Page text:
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Jim Buckshon, president of the Renegade Arts Society, puts away a skeleton after posing for a photograph with some of the props he saved from the Vancouver Playhouse Theatre Company that closed down in 2012, in Vancouver, B.C., on Friday February 22, 2013.

An arts hub used by Vancouver's music, theatre and visual-arts community has been given a reprieve by the city, after it had been told earlier it may have to shut down this week.

Renegade Productions operates the former Vancouver Playhouse Theatre Company's production facility on East 2nd Avenue – renting out rehearsal and studio space and also supplying props to various theatre companies and others after purchasing the Playhouse's collection in the wake of the theatre company shutting down.

Facing possible eviction Tuesday, Renegade was told during a morning meeting at City Hall that it can remain in the building.

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"I'm feeling really relieved," said Renegade president Jim Buckshon. "All our current projects still can go ahead. Everybody can stay. Everybody's not threatened. Auditions and rehearsals for upcoming plays are going to proceed. I'm elated that there's been such a change."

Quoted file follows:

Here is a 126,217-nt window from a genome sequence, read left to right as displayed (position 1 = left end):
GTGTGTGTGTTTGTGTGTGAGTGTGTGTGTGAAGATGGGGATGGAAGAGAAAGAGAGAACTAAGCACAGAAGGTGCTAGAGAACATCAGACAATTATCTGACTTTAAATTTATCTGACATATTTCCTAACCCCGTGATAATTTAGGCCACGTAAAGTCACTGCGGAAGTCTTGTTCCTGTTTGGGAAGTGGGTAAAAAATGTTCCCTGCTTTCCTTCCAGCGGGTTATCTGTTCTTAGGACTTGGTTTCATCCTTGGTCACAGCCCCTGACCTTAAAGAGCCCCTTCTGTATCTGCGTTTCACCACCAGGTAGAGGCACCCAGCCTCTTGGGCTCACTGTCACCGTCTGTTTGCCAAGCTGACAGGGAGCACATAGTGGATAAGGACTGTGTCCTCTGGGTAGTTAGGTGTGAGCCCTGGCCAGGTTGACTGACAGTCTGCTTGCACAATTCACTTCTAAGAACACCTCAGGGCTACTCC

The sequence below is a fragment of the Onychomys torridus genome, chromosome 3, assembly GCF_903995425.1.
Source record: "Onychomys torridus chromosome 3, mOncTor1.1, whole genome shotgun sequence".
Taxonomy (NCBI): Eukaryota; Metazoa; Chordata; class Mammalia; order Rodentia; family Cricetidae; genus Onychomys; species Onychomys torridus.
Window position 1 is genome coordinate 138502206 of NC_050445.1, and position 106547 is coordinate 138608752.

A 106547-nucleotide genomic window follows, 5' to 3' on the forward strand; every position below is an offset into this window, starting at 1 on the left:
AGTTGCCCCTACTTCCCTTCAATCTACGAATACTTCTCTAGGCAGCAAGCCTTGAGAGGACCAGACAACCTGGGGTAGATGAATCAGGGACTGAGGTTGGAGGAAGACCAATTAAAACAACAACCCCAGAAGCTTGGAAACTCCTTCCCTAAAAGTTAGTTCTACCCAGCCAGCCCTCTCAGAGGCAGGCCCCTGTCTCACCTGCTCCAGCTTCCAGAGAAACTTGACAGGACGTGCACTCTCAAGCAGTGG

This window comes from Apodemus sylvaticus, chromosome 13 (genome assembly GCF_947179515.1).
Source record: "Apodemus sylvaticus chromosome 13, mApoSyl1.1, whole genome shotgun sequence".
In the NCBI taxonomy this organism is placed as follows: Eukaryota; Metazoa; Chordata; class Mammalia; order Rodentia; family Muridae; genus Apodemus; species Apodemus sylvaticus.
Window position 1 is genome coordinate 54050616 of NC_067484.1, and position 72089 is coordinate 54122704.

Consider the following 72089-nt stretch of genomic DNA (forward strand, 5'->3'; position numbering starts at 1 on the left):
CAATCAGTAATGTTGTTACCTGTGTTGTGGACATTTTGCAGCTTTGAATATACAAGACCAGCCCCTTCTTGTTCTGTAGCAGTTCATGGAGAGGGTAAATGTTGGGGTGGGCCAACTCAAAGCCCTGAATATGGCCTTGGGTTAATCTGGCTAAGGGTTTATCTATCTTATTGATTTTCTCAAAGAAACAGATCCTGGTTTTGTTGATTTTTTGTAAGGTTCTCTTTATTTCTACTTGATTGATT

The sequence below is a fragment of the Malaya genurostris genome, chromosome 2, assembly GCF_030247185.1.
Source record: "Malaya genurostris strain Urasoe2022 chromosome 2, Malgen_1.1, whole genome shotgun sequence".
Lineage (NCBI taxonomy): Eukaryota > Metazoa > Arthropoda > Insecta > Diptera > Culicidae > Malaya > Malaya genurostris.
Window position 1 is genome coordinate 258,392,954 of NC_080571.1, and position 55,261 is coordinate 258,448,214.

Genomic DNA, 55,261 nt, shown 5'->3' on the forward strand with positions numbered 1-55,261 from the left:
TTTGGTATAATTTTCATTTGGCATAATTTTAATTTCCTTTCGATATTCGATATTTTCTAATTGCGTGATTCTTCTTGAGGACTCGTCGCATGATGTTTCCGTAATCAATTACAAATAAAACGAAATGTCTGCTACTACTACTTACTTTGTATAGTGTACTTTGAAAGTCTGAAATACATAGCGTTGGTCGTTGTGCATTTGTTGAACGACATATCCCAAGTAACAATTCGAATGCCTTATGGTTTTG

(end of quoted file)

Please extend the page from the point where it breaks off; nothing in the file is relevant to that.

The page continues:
Last Wednesday, Renegade was informed that a letter was to be issued on Tuesday, shutting the place down due to safety concerns at the property. The following day, the city said it would meet with Renegade Tuesday to try to resolve the issue.

The news of the threatened closing sent Mr. Buckshon scrambling before the long weekend for a possible backup space and sent shockwaves through the arts community. The facility is used by musicians such as Dan Mangan, as well as theatre companies for rehearsals and auditions – and has also served as a venue for events such as the recent theatre production The Competition is Fierce.

At the Tuesday meeting, the city outlined its fire and safety concerns and Renegade responded. They also discussed the exits at the facility, which consists of three separate buildings joined together by a previous owner, which also shut down front doors. Renegade plans to reopen them. It will draw up new architectural plans within the next two weeks.

"We can remain open but we're in the process of bringing in an architect and making sure we address any safety concerns they have quickly, which we can," Mr. Buckshon said.

Patrick Ryan, chief building officer with the city, says Renegade will ensure the sprinkler and fire-alarm systems are appropriate for the space. "It is a good outcome for everybody," he said.

The building is owned by the Beedie Group, which ultimately plans to develop the property, but not without notice to its tenant.

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"This building will eventually be slated for demotion but they're talking two to five years," Mr. Buckshon said. "So now we have lots of time to plan ahead; something a little more than one day."

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